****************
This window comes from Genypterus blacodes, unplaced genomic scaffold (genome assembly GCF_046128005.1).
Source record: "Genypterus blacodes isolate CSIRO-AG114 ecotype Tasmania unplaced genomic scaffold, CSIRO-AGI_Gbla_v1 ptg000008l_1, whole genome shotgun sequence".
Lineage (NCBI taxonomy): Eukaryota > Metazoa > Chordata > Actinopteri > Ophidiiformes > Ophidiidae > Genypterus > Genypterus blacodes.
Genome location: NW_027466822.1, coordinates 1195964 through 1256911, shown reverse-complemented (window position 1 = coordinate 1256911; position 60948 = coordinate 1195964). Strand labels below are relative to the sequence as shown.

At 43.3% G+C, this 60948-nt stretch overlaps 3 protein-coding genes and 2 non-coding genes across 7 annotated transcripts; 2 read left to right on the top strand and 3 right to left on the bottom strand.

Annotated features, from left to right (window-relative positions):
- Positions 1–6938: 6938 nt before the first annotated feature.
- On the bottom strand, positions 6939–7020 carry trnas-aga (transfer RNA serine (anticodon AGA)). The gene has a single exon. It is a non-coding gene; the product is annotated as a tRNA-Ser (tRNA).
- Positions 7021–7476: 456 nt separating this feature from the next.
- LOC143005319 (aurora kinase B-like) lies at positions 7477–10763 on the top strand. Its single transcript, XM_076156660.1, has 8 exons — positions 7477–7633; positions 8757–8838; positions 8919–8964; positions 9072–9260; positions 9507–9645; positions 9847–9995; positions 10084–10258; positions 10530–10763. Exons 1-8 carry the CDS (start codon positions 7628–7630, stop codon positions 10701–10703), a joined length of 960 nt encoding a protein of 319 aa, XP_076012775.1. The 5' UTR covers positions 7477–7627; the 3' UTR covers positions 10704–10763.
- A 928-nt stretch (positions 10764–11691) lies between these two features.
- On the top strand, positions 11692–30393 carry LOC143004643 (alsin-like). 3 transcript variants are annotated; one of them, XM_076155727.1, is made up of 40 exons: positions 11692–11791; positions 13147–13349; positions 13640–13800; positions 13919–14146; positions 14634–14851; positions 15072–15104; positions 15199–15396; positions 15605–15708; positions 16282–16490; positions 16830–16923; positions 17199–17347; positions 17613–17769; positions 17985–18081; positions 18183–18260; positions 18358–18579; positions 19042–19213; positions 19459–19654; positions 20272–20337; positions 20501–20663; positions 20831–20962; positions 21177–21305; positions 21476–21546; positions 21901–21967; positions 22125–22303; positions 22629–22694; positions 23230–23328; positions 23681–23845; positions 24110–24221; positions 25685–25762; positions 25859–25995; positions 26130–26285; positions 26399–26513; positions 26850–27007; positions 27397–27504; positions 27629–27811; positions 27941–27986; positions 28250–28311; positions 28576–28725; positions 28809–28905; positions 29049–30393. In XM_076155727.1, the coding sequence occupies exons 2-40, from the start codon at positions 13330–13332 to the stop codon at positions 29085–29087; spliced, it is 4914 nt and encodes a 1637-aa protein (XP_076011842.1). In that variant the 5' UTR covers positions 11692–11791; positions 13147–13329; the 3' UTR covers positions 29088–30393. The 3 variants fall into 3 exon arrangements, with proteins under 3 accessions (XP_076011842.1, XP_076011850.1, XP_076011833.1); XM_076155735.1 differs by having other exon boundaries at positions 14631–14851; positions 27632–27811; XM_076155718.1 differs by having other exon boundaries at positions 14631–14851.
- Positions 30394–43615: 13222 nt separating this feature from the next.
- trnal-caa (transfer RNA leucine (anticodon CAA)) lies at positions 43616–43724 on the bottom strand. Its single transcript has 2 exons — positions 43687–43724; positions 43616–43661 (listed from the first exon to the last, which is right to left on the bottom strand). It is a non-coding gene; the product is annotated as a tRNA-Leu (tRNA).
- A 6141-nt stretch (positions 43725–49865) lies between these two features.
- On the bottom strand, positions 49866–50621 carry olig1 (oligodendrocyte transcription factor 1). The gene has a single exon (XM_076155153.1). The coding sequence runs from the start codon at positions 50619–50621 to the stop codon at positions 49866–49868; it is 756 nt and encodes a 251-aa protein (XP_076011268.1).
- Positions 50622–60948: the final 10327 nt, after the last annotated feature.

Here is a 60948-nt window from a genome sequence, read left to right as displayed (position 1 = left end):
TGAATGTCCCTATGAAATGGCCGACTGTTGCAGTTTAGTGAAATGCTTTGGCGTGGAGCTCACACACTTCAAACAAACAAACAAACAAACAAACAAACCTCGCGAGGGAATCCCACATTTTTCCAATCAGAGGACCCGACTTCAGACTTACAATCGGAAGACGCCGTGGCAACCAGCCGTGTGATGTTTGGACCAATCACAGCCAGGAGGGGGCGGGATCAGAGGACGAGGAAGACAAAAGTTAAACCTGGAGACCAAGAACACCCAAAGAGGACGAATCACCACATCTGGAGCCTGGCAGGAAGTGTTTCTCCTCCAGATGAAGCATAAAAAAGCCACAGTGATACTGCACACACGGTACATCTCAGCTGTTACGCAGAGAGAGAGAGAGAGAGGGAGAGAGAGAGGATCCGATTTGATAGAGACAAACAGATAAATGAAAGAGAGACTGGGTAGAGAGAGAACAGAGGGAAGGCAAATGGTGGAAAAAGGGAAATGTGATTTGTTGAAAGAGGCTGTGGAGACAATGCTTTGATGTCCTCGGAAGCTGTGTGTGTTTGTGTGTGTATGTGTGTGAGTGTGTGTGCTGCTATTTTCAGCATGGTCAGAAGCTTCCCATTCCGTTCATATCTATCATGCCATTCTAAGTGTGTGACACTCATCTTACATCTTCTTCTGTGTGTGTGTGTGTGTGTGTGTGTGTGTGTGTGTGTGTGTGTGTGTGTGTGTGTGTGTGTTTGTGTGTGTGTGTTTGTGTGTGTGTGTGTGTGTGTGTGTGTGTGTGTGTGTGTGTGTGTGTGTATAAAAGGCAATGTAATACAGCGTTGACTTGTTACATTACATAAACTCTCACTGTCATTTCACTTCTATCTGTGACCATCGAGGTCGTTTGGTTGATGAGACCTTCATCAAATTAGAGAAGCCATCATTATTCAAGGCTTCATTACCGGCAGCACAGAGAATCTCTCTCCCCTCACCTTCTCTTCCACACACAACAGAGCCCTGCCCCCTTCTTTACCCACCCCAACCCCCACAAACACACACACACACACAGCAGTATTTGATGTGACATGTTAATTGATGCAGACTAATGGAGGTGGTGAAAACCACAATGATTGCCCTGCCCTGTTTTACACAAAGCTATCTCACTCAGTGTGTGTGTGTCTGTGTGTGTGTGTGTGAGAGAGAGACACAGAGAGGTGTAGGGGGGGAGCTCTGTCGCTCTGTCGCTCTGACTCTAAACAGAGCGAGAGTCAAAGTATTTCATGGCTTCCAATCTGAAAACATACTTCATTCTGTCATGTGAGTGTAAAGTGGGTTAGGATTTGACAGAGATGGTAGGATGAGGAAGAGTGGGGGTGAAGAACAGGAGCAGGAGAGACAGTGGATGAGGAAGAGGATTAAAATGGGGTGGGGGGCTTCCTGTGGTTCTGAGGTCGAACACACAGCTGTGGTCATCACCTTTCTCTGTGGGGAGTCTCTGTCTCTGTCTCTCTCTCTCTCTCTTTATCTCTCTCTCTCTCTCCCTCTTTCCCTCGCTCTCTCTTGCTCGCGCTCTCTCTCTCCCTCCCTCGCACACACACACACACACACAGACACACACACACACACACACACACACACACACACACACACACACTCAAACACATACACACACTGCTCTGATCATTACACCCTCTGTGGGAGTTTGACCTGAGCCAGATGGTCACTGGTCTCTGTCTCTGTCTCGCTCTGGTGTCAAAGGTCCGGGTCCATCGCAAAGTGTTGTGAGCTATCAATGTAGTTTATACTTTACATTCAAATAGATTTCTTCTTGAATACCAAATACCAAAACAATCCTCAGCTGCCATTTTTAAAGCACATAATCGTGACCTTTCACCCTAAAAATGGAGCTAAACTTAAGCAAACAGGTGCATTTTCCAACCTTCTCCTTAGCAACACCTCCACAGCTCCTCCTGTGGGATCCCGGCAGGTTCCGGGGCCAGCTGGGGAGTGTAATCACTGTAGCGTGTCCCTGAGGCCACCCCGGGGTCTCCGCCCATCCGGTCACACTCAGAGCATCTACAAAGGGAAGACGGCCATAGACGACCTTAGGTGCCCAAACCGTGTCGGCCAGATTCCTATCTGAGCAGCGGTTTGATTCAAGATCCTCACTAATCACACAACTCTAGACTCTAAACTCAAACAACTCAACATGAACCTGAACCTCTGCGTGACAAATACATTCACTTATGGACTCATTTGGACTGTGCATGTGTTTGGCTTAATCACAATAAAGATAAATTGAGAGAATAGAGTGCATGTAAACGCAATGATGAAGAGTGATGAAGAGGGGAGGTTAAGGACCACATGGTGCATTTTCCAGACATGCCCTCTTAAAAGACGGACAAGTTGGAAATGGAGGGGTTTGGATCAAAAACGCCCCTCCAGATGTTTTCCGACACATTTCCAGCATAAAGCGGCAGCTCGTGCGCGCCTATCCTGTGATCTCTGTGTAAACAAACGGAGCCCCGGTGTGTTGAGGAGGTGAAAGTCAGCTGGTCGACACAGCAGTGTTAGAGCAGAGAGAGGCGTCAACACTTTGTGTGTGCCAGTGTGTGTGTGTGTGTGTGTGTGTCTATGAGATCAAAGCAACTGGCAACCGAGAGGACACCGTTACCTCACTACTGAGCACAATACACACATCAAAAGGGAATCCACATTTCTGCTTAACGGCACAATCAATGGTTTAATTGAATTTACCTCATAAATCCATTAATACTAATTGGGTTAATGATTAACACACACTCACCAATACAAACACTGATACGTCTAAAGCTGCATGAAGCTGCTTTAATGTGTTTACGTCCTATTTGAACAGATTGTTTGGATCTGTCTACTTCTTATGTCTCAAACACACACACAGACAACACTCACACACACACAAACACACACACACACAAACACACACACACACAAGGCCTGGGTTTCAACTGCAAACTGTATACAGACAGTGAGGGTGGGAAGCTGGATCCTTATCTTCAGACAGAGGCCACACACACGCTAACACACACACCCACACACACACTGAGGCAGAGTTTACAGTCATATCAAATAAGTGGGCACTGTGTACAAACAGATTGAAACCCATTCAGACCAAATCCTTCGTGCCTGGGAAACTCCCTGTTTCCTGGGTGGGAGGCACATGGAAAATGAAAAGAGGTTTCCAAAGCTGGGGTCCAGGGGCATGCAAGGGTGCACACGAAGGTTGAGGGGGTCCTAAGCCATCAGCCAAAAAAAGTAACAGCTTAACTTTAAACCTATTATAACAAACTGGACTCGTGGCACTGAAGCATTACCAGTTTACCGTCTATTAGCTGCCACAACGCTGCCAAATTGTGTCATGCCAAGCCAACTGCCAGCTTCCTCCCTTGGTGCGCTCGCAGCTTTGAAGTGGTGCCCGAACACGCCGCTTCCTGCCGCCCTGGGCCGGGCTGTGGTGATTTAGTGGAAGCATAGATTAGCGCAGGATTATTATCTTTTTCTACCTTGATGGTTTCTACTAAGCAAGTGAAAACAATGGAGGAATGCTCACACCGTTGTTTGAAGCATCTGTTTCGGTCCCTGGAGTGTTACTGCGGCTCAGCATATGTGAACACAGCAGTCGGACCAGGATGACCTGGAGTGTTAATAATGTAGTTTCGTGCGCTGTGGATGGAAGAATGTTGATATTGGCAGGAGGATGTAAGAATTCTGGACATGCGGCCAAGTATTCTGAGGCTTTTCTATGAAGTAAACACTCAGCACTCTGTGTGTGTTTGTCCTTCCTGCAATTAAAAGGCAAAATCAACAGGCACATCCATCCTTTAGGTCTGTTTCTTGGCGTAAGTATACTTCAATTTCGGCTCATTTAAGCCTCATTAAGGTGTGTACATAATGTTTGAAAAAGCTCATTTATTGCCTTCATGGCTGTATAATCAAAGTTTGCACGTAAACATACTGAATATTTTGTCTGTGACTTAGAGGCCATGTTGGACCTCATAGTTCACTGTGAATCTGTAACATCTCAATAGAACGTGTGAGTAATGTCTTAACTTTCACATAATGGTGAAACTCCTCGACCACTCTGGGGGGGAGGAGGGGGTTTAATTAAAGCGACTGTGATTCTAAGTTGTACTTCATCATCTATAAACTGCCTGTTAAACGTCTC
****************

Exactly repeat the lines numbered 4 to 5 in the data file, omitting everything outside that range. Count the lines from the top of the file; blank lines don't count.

Genome location: NW_027466822.1, coordinates 1195964 through 1256911, shown reverse-complemented (window position 1 = coordinate 1256911; position 60948 = coordinate 1195964). Strand labels below are relative to the sequence as shown.

At 43.3% G+C, this 60948-nt stretch overlaps 3 protein-coding genes and 2 non-coding genes across 7 annotated transcripts; 2 read left to right on the top strand and 3 right to left on the bottom strand.